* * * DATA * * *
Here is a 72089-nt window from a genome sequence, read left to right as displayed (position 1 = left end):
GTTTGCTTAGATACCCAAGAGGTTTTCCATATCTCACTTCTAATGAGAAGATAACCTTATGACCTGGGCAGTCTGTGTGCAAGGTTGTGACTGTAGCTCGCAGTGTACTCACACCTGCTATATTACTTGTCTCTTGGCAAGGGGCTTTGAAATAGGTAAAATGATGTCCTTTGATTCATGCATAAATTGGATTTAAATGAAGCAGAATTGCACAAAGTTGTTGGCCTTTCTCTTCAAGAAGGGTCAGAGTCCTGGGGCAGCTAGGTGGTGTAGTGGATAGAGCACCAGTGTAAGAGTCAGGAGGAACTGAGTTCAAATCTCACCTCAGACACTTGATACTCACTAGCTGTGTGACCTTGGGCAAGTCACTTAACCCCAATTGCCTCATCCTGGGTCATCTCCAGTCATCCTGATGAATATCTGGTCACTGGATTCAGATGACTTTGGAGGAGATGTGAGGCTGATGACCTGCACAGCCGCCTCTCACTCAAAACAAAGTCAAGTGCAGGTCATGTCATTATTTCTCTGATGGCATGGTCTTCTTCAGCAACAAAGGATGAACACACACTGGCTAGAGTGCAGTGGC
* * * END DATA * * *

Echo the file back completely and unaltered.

Here is a 72089-nt window from a genome sequence, read left to right as displayed (position 1 = left end):
GTTTGCTTAGATACCCAAGAGGTTTTCCATATCTCACTTCTAATGAGAAGATAACCTTATGACCTGGGCAGTCTGTGTGCAAGGTTGTGACTGTAGCTCGCAGTGTACTCACACCTGCTATATTACTTGTCTCTTGGCAAGGGGCTTTGAAATAGGTAAAATGATGTCCTTTGATTCATGCATAAATTGGATTTAAATGAAGCAGAATTGCACAAAGTTGTTGGCCTTTCTCTTCAAGAAGGGTCAGAGTCCTGGGGCAGCTAGGTGGTGTAGTGGATAGAGCACCAGTGTAAGAGTCAGGAGGAACTGAGTTCAAATCTCACCTCAGACACTTGATACTCACTAGCTGTGTGACCTTGGGCAAGTCACTTAACCCCAATTGCCTCATCCTGGGTCATCTCCAGTCATCCTGATGAATATCTGGTCACTGGATTCAGATGACTTTGGAGGAGATGTGAGGCTGATGACCTGCACAGCCGCCTCTCACTCAAAACAAAGTCAAGTGCAGGTCATGTCATTATTTCTCTGATGGCATGGTCTTCTTCAGCAACAAAGGATGAACACACACTGGCTAGAGTGCAGTGGC